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2001 AN EXCELLENT YEAR FOR ANGLOPHILES
Copyright 2001 www.variety.com

[ December 29th 2001 ]

From Bridget Jones to Harry Potter, The Lord of the Rings to Gosford Park, 2001 in movies was an exceptional year for Anglophiles. And it wasn't bad for British actors either. "It's funny, isn't it? We're having one of our times," says Julian Fellowes, the screenwriter of Gosford Park, director Robert Altman's 1930s mystery satire set at an English manor.

The ensemble cast includes nearly 20 British stars, including Helen Mirren, Kristin Scott Thomas, Emily Watson and Clive Owen. "I think most Americans really are Anglophiles. Aren't we all in a funny way? The language and history between us is such a connection," Altman said.

One of the year's early hits was the adaptation of Helen Fielding's best-selling novel Bridget Jones's Diary, about a thirtysomething Londoner. And the emphasis on things English carried right through the year, from small-scale tragic tales such as Iris, about author Iris Murdoch, to large-scale epic adaptations such as "Harry Potter and the Sorcerer's Stone."

Harry Potter filmmakers made a point of preserving the Britishness of the story, language and cast. The movie is so ripe with the aristocracy of Anglo-Irish acting - Richard Harris and Maggie Smith, for starters--that London actor Alex Jennings recently joked about establishing "a Harry Potter help line" to support British actors who didn't make the final cut.

The other big British fantasy series brought to the screen this year was J.R.R. Tolkien's The Lord of the Rings, with a cast including Ian McKellen, Ian Holm and Christopher Lee. "I would imagine it's coincidence, because very often these things are," Mirren says of the English cavalcade.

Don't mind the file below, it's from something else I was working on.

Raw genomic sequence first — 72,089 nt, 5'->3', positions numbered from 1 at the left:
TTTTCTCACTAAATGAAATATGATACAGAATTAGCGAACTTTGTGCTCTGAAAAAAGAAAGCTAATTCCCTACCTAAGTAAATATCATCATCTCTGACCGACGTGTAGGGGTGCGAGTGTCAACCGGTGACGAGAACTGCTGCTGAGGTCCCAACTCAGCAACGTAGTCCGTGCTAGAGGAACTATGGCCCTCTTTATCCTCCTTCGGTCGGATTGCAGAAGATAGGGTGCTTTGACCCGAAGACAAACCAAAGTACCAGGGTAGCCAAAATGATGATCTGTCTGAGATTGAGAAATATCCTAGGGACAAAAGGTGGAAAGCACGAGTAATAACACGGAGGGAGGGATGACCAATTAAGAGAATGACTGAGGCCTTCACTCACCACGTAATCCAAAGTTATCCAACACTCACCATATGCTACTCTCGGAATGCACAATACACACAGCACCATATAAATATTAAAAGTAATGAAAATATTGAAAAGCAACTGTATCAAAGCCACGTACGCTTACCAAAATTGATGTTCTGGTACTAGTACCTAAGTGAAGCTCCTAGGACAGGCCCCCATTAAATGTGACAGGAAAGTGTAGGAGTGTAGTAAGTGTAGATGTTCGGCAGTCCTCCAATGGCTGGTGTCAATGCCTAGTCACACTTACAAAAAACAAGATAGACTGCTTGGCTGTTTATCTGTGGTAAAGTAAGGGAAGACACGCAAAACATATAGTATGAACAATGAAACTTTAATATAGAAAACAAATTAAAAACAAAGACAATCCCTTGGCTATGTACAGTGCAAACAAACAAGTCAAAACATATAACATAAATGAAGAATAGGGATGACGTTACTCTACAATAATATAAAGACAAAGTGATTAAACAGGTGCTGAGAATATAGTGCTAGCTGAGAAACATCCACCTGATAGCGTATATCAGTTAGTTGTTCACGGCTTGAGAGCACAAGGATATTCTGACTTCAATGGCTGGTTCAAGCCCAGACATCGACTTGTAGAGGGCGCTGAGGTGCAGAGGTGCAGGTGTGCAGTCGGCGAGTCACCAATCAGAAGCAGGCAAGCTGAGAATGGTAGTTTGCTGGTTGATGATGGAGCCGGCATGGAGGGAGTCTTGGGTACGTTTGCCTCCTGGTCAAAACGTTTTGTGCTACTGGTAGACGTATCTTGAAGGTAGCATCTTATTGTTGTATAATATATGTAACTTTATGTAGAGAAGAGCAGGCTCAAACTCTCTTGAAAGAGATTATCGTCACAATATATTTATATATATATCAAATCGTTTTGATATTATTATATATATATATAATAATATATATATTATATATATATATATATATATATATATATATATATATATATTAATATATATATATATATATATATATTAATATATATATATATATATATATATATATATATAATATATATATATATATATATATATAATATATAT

Even Mike Myers' ogre in the fantasy hit Shrek spoke with a Scottish burr. Many non-British actors had to brush up on their British accents for 2001 films. The casting of Texas-born Renee Zellweger to play the very English Bridget Jones at first raised eyebrows, but her British co-stars praised her accent and performance.

Angelina Jolie became the upper-crust Lara Croft in the cyber-fantasy adaptation Tomb Raider. Australian Cate Blanchett turned Scottish as Charlotte Gray. Nicole Kidman was a British mom plagued by otherworldly visitors in The Others. And Johnny Depp and Heather Graham took on accents for the Jack the Ripper tale From Hell. Mirren, 56, who is married to American director Taylor Hackford, noted that many Hollywood filmmakers "people the smaller roles with British actors while having usually one to two big American stars."

Among new movies, for instance, The Shipping News has two American leads in Kevin Spacey and Julianne Moore, with Britons Pete Postlethwaite, Judi Dench and Rhys Ifans offering support. Behind Blanchett and American Billy Crudup, Charlotte Gray's tony supporting cast includes Michael Gambon, Anton Lesser and Ron Cook, all established names in English theater.

Mirren was also in the ensemble piece Last Orders, adapted from Graham Swift's prize-winning novel set in and around the pubs and cemeteries of southeast London. She co-stars with Michael Caine, Bob Hoskins, Tom Courtenay, Ray Winstone and David Hemmings - about as accomplished a lineup of British actors this side of Gosford Park.

Australian filmmaker Fred Schepisi, who directed Last Orders, said British actors "have this wonderful level of cross-training where they do theater and TV and movies...all at a level of intelligence."

Screenwriter Steve Kloves, the American adapter of author J.K. Rowling's Harry Potter, put it another way: "You go, 'I've got Maggie Smith saying my lines.' She can say 'Pass the salt' and make it funny. It makes me look brilliant at times, and really it's just Maggie." .

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